Namasole Kanyange cultural center

The cultural center is located 12 km away from Kampala city center along Bombo road in Kagoma trading center. The Kanyange tombs overlook the Wamala tombs. Namasole Kanyange was a mother to Kabaka Suuna II. Namasole is a title given to the mother of a king in Buganda but Kanyange was a daughter to Sambwa Katende and a wife to Ssekabaka Kamanya.

Kanyange is said to be one of the prettiest, respected, most admired and powerful women in the Buganda kingdom by then. Among the Buganda kings, king Suuna loved his mother so much. When he was crowned to the throne he ordered the construction of a comfortable place for his mother that is near to his residential palace. It is believed that the king did this so as to keep a close eye to his mother.

Namasole Baagalayaze tombs

These are burial grounds of Namasole Baagalayaze, a wife to kabaka Mutesa I and a mother to kabaka Mwanga II who passed away in 1916. Her name was Queen Namasole Abisagi Nakatya but she acquired the Baagalayaze name after helping Kabaka Mutesa I to write a letter inviting the christian missionaries to Buganda.

Baagalayaze was known for being a kind hearted, famous and hardworking woman as she was able to hold between two great and outstanding kings. Unlike her son who killed christians, Baagalayaze gave land to three religious groups which included Anglicans, Catholics and Muslims. On this land many churches, mosques, schools and hospitals were built. The tombs are located 12 kms away from Kampala city along Gayaza road. Apart from tombs visitors can learn more about the Buganda kingdom through storytelling, traditional dance and drama. 

Ekisakatte tourism site

It is also known as Kiranongo meaning courtroom. This historical site is where the young leaders are traditionally trained in various aspects of leadership. The Ekisakate instills values discipline and it has helped to preserve the cultural norms. The center has provided opportunities for knowledge transfer especially through apprenticeship with skilled professionals, which included craftsmanship, such as blacksmithing,  pottery and hunting skills

Sezibwa falls site on Kabaka’s trail

The falls are located 32 kms away from Kampala city along Kampala Jinja road in Mukono district. The name Sezibwa is a luganda phrase “Sezibirwa Kkubo” meaning my path cannot be blocked. The Sezibwa falls are characterized by rocks with sharp edges, a large pool down and the river Sezibwa that pours its water into lake Kyoga. The falls play a crucial role in Buganda culture, history and beliefs as they believe that river Sezibwa to have supernatural powers. According to Buganda legends, it is said that Sezibwa falls was born. The lady by the name of Nakangu Tebatuusa has misunderstandings with the husband and she decided to go back to her parents.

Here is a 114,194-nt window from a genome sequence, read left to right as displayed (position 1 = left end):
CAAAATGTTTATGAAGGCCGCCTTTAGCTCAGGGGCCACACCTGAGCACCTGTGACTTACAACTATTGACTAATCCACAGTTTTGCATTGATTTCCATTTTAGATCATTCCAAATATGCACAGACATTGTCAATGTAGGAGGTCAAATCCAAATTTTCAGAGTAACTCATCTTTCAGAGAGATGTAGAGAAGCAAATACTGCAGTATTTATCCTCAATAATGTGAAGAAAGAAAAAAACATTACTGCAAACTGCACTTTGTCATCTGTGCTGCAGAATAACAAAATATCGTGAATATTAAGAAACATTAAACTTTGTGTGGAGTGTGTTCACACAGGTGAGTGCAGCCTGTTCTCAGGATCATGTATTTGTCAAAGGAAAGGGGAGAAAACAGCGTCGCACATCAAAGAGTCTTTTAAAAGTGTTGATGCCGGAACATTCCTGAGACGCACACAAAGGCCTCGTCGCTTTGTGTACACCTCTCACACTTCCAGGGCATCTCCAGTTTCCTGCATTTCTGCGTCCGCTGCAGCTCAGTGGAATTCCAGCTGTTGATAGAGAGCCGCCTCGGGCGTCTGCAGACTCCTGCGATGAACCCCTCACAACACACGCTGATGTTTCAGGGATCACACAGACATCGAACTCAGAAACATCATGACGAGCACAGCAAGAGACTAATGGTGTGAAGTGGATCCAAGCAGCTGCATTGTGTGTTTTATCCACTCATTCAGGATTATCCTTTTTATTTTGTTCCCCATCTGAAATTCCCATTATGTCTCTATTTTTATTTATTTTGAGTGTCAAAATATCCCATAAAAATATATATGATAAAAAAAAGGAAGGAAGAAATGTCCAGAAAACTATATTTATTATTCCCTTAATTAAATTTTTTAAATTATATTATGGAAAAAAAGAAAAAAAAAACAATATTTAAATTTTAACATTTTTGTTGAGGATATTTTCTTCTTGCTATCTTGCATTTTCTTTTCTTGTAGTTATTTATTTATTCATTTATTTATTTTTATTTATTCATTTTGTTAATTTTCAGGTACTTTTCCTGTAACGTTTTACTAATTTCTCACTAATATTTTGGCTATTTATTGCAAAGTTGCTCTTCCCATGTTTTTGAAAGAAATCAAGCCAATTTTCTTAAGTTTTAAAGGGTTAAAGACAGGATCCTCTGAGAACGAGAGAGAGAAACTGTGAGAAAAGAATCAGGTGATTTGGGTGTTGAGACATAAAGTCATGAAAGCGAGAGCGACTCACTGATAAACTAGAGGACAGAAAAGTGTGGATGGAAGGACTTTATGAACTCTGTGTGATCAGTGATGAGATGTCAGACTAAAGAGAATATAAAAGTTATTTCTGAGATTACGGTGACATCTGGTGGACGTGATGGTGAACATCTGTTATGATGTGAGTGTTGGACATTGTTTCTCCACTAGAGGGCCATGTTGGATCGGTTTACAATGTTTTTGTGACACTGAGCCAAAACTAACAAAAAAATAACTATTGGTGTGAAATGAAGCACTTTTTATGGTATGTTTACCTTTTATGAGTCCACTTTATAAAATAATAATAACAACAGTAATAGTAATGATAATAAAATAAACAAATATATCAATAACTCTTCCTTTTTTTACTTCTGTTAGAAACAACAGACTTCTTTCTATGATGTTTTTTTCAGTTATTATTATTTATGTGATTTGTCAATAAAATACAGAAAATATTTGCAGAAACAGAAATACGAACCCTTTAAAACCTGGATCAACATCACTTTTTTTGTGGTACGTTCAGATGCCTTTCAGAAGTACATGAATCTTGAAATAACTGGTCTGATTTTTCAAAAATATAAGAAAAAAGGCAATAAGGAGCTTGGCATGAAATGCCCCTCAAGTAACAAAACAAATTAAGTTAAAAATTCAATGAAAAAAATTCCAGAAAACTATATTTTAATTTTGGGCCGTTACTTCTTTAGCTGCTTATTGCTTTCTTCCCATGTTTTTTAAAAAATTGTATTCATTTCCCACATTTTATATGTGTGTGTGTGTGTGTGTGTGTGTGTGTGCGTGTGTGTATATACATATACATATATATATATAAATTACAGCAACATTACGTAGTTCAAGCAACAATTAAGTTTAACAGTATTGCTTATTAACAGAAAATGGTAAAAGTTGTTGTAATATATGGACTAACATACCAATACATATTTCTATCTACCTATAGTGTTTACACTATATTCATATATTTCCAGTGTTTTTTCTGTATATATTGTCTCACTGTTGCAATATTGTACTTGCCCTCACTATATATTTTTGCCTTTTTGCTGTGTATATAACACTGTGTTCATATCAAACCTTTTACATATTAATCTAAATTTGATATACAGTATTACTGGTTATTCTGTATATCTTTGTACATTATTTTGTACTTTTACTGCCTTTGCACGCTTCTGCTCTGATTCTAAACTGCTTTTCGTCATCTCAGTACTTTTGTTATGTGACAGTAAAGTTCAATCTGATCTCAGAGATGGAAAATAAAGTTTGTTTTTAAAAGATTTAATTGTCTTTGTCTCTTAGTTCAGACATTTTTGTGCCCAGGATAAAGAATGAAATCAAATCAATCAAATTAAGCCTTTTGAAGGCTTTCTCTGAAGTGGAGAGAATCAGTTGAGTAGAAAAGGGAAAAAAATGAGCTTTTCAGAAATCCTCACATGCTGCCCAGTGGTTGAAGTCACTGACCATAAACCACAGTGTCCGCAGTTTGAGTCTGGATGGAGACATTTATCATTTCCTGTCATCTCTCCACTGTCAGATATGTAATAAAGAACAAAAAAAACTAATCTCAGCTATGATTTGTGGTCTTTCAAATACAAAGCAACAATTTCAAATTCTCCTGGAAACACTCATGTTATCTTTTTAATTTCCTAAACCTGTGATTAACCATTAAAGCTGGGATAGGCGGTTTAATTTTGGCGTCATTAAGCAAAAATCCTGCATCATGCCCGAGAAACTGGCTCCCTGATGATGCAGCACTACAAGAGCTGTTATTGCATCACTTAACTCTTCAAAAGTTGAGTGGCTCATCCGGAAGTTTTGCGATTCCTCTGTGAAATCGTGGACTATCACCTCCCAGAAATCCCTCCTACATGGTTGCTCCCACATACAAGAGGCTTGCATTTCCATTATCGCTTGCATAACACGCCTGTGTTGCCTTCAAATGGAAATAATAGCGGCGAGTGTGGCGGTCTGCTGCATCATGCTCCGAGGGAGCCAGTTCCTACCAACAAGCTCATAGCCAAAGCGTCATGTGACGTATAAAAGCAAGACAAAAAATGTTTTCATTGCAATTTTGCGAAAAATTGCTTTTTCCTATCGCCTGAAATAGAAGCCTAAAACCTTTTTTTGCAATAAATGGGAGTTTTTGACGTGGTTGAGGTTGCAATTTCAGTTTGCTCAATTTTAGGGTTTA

kabaka's trail

Her father didn’t allow her in but rather to go back and sort out their marital issues with her husband. Her mother escorted her but since she was pregnant, she was not unable to reach home so she gave birth on the way. The twins were in the form of water. The husband found her with the help of a man who saw her going to the bush. They saw water flowing and they were named Sezibwa and Bwanda. The Bwanda flowed towards east and Sezibwa towards west.

Because of this twins are highly valued in Buganda. Their birth is taken as a special blessing and many rituals are performed so as to appease gods. The parents to twins are also given titles as the mother is called Nalongo and the father is called Salongo. Many spirits settled around the waterfall area and shrines were constructed to worship them. Some of these spirits include; Musoke spirit for rain, Kibuuka god of war, Ddungu god of hunting, Musisi for earthquakes, Walumbe god of life and death and Mukasa for fertility, wealth and good health.

The Buganda kings pay a visit to this place so as to seek blessings and good health. The Sezibwa falls were commissioned among the important Buganda tourism sites in 2002 by Kabaka Ronald Muwenda Mutebi II. Apart from falls and rivers, visitors can engage in different activities like rock climbing, bird watching and tasting local foods.